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Peer Counseling in College Mental Health

From October 6 to 20, 2021, Born This Way Foundation, in partnership with the Mary Christie Institute, conducted a survey of over 2,000 American college students on their attitudes toward, and participation in, mental health peer counseling, which is defined as “receiving support for your mental health from a trained peer, not a friend.” This survey showed usage of peer counseling is higher among Black, Transgender, and first-generation college students, while interest in peer support programs has increased overall since the COVID-19 pandemic started.

Key findings:

  • College students need peer counseling, and have demonstrated clear interest in having it available on campus. One in five college students already use peer counseling (20%); of the 80% who have not used it, 62% say they would be interested in doing so. The most common reasons for seeking peer counseling are stress, anxiety, depression, social life issues, and loneliness.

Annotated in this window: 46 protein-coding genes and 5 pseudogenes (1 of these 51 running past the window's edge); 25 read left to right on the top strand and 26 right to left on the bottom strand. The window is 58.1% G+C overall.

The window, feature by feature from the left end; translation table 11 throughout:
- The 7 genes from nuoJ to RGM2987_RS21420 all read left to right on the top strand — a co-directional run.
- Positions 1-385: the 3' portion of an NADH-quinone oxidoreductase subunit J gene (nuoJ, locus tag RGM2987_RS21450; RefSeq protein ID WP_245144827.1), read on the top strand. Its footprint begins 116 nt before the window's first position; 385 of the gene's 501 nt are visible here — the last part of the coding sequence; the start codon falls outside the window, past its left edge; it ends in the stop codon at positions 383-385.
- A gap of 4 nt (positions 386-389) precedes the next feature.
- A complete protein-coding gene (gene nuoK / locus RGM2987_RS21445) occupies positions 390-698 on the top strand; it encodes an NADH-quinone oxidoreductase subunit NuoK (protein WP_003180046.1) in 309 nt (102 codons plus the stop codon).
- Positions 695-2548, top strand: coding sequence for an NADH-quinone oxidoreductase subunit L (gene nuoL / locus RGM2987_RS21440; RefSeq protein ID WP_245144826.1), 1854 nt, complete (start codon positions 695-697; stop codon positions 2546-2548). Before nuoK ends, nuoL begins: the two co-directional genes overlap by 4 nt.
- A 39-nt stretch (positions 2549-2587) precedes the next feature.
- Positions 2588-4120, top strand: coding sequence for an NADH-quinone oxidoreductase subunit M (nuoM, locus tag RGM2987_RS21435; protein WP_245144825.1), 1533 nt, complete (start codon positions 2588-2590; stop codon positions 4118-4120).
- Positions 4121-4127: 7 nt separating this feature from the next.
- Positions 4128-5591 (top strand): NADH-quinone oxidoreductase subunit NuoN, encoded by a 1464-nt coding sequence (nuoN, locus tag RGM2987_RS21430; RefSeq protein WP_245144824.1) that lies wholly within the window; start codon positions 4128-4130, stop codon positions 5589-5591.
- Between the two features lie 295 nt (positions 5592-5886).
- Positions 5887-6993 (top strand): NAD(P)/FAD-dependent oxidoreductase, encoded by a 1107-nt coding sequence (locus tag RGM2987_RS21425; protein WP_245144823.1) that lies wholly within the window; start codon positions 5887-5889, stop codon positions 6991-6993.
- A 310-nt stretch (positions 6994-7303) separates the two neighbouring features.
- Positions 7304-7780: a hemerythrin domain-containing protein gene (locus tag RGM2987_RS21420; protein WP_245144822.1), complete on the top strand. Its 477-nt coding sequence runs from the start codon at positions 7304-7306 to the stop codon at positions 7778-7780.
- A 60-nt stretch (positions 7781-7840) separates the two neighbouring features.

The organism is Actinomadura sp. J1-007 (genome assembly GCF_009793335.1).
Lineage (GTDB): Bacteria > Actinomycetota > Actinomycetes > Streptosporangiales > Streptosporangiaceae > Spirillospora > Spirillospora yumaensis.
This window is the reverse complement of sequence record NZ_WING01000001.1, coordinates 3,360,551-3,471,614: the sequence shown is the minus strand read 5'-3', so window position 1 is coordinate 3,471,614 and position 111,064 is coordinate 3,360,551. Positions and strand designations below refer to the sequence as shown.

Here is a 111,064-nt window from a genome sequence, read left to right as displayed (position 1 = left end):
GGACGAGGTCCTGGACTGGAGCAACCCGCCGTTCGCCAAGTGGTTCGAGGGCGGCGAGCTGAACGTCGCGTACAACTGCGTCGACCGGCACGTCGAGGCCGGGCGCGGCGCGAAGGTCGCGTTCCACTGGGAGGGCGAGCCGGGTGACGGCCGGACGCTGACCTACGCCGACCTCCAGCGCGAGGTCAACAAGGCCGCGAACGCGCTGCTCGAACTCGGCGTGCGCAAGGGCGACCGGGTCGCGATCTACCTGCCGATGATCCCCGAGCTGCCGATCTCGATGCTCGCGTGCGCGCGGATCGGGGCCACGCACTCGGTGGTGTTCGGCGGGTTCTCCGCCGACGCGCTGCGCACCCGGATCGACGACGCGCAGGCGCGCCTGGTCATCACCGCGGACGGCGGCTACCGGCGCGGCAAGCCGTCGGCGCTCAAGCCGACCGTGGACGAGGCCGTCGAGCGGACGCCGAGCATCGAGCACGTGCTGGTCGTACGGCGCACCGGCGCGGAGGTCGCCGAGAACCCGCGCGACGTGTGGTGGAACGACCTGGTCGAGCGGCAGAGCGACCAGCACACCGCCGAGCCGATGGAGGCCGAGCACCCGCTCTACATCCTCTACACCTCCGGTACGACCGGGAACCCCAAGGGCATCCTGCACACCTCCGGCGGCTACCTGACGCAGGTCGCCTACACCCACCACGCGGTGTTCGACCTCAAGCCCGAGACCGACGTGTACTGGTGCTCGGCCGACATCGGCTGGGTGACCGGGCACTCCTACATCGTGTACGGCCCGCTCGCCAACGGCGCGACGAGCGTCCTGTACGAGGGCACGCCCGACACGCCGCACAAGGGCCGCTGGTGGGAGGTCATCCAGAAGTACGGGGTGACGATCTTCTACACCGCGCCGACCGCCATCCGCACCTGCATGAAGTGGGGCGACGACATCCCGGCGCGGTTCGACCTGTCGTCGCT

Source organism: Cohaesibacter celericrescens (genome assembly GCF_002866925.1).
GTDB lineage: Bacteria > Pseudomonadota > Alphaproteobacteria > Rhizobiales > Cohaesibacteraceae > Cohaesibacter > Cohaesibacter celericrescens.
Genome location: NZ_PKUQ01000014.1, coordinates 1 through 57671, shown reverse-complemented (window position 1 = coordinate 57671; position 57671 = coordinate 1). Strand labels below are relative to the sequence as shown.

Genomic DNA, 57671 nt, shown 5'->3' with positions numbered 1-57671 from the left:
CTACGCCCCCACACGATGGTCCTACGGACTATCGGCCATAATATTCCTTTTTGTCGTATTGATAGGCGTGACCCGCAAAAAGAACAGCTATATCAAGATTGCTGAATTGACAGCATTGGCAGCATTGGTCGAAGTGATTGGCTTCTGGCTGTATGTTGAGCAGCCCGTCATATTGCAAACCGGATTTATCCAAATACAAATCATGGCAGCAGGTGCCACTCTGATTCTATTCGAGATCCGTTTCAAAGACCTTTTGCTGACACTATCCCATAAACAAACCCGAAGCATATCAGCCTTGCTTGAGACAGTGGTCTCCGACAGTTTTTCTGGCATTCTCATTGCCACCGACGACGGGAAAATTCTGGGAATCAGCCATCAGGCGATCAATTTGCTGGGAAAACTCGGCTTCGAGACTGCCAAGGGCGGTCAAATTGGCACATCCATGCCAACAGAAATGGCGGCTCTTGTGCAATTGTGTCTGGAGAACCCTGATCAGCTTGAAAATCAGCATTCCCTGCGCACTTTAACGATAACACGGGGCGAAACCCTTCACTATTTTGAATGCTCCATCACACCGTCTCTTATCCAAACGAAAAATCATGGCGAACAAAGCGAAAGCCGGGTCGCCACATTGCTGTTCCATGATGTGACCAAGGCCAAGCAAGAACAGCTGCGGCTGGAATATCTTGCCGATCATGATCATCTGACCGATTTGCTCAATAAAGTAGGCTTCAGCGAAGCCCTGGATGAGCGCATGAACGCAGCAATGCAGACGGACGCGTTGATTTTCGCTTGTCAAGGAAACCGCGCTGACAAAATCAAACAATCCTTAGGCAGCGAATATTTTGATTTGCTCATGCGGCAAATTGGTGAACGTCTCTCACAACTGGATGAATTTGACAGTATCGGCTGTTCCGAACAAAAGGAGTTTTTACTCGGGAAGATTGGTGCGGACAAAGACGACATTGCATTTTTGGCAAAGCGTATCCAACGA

• Culturally-competent peer counseling is important. Usage of peer counseling is higher among Black students (39%), Transgender students (39%), and first-generation students (29%), who are particularly likely to say it is “very important” to find a peer counselor with similar identities.
  • College students want to be there for each other and benefit from providing peer support. Nearly half 45% of students who provide peer counseling report “helping others” as their main motivation. Those who provide peer counseling are more likely to score higher on a well-being scale than those who do not provide peer counseling.
  • College students prefer to turn to each other. Two-thirds of students surveyed say they have faced a mental health challenge in the past year. 36% reported that if faced with a serious mental health issue, they would turn to a friend or romantic partner first.
  • Interest in peer counseling has grown during the COVID-19 pandemic. Nearly half (48%) of students say the disruption caused by the pandemic made them more likely to seek out peer counseling, including 20% who say it has made them “much more likely.”  This is particularly true for Black students (58% “likely”), Latinx students (54% “likely”), Transgender students (61% “likely”), and first-generation college students (54% “likely”).

Click here to download the report or find the report here: